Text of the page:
A wildfire in the heavily populated Los Angeles foothills threatened 10,000 homes on Sunday, and California Governor Arnold Schwarzenegger warned residents to heed evacuation orders for the out of control and very dangerous blaze.

The heat-driven fire nearly doubled in size overnight and has now burned 35,000 acres of thick, bone-dry brush in the mountains above five towns, a 12-mile stretch from La Crescenta to La Canada Flintridge, the California Fire Department said.

Authorities have ordered residents to evacuate about 2,000 homes threatened by the fire about 15 miles northeast of downtown Los Angeles.

These fires are still totally out of control, Schwarzenegger told reporters at the firefighters' command post in Lake View Terrace, California. This is a huge and is a very dangerous fire. The fire is moving very close to homes and to structures... this is why it's important to pay close attention to the evacuation.

In La Crescenta, the streets were deserted on Sunday afternoon except for a few residents fleeing with their suitcases and other belongings on foot.

Bob Sebesta, 47, sat watching the burning ridge from his in-laws' house, which everyone evacuated last night with pictures, paperwork and stuff you can't replace.

I keep thinking I should go water the backyard, Sebesta said.

Three remote homes have been destroyed so far and some 10,000 others and 2,500 other buildings are in danger, as is Mount Wilson, the nexus for key telecommunications facilities.

That site is the nerve center for most of communication in the Los Angeles area, Station Fire Commander Mike Dietrich said. It is not out of danger as we speak.

Fire commanders said at a news briefing that more than three homes were lost in the Big Tujunga canyon, though they did not know the exact number.

We have eyewitness reports that our house is gone and as many as 30 may be lost, said Beth Halaas, who lives year-round in the canyon, where most homes are for weekend use.

The fire that started on Wednesday above the exclusive community of La Canada Flintridge is only 5 percent contained and officials expected that, with hot temperatures and low humidity, it would grow larger. The cause of the fire is being investigated.


Dense smoke filled the skies over the foothills and authorities issued health warnings for the Los Angeles basin.

The flames appeared to wane on Saturday evening in the area near NASA's Jet Propulsion Laboratory but raged at the other end and moved through the mountains toward the inland community of Acton, where evacuations were ordered on Sunday.

A wooded neighborhood on the slopes of La Crescenta got the evacuation order in the middle of the night, but only around half the neighborhood left.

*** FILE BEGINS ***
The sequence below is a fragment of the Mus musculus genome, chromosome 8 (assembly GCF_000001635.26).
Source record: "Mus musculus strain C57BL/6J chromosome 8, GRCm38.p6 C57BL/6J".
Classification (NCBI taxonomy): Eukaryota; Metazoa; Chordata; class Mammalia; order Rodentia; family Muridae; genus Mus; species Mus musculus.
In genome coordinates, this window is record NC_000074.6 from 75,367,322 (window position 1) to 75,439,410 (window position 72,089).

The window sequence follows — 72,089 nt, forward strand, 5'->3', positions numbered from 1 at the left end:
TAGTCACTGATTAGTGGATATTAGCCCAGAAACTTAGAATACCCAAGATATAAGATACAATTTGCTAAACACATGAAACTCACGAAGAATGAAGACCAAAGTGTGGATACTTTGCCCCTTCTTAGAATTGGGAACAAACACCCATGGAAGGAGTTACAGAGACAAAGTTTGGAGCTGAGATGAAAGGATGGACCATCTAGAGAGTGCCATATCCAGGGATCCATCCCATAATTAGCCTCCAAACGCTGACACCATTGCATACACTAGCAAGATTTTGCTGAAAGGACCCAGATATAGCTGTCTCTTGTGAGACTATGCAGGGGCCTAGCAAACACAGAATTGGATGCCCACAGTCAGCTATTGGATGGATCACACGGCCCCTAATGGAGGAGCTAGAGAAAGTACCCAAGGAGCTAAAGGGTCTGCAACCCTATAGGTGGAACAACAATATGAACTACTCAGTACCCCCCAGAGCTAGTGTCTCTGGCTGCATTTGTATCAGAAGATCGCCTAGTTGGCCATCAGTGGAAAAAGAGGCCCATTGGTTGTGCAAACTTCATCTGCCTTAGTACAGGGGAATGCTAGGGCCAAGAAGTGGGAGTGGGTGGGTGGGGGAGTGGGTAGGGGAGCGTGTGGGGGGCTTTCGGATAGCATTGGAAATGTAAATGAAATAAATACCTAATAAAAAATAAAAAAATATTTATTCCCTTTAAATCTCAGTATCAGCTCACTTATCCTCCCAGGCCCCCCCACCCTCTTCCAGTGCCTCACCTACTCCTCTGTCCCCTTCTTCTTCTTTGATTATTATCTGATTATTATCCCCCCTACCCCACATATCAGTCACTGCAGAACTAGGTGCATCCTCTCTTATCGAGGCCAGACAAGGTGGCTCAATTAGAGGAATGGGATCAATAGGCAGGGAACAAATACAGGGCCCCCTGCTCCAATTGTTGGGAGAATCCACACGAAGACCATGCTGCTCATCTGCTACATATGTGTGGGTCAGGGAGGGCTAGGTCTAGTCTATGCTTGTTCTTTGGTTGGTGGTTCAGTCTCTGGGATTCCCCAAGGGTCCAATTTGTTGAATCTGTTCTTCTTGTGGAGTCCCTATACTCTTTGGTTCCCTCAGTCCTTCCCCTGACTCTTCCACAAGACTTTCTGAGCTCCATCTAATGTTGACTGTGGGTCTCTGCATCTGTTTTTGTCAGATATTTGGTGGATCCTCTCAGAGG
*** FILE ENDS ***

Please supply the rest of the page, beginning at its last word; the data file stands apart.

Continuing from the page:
On Sunday afternoon, brothers Vince and John Bollier looked out onto the mountains in front of their parents' house, where the fire had left only gray ash on the slopes.

Last night was an inferno, said Vince Bollier. It was close but it wasn't life threatening, although a lot of people would have characterized it as dangerous.

Sheriff's deputies spent Sunday afternoon urging residents to leave, and it appeared that most had.

Helicopters have been flying over the neighborhood for days now, filling up with water to drop along the area where homes meet the bone dry wilderness.

The saving grace in the Station fire has been the absence of high winds, but much of the brush in the area has not burned in 60 years, terrain is difficult to access and humidity is low. Winds were picking up on Sunday afternoon.

Four firefighters have been injured and three civilians have suffered burns, including two who were badly burned on Saturday after they tried to ride out the fire by sitting in a hot tub.

More than 2,000 firefighters and other personnel are on the ground but it is the aerial assault with water and retardant that has best kept the fire from moving into homes, many of them worth millions of dollars.

The relative lack of high winds has made fighting the fires from the air difficult because thick smoke hanging over them made them hard to see, Schwarzenegger said, adding that many of the flames are up to 80 to 100 feet high.

Utility Southern California Edison said the blaze has cut power to about 250 customers.

The mayor of La Canada Flintridge, Laura Olhasso, said the situation was looking better for residents after firefighters beat back flames from backyards overnight, and evacuation orders were lifted for some residents on Sunday afternoon.

Schwarzenegger declared a state of emergency in Los Angeles County last week in response to four fires in the area.

On Sunday, he said, there were eight huge fires burning statewide. In total, 55,000 acres have burned, he said.

(Additional reporting by Nichola Groom in Los Angeles; editing by Mohammad Zargham)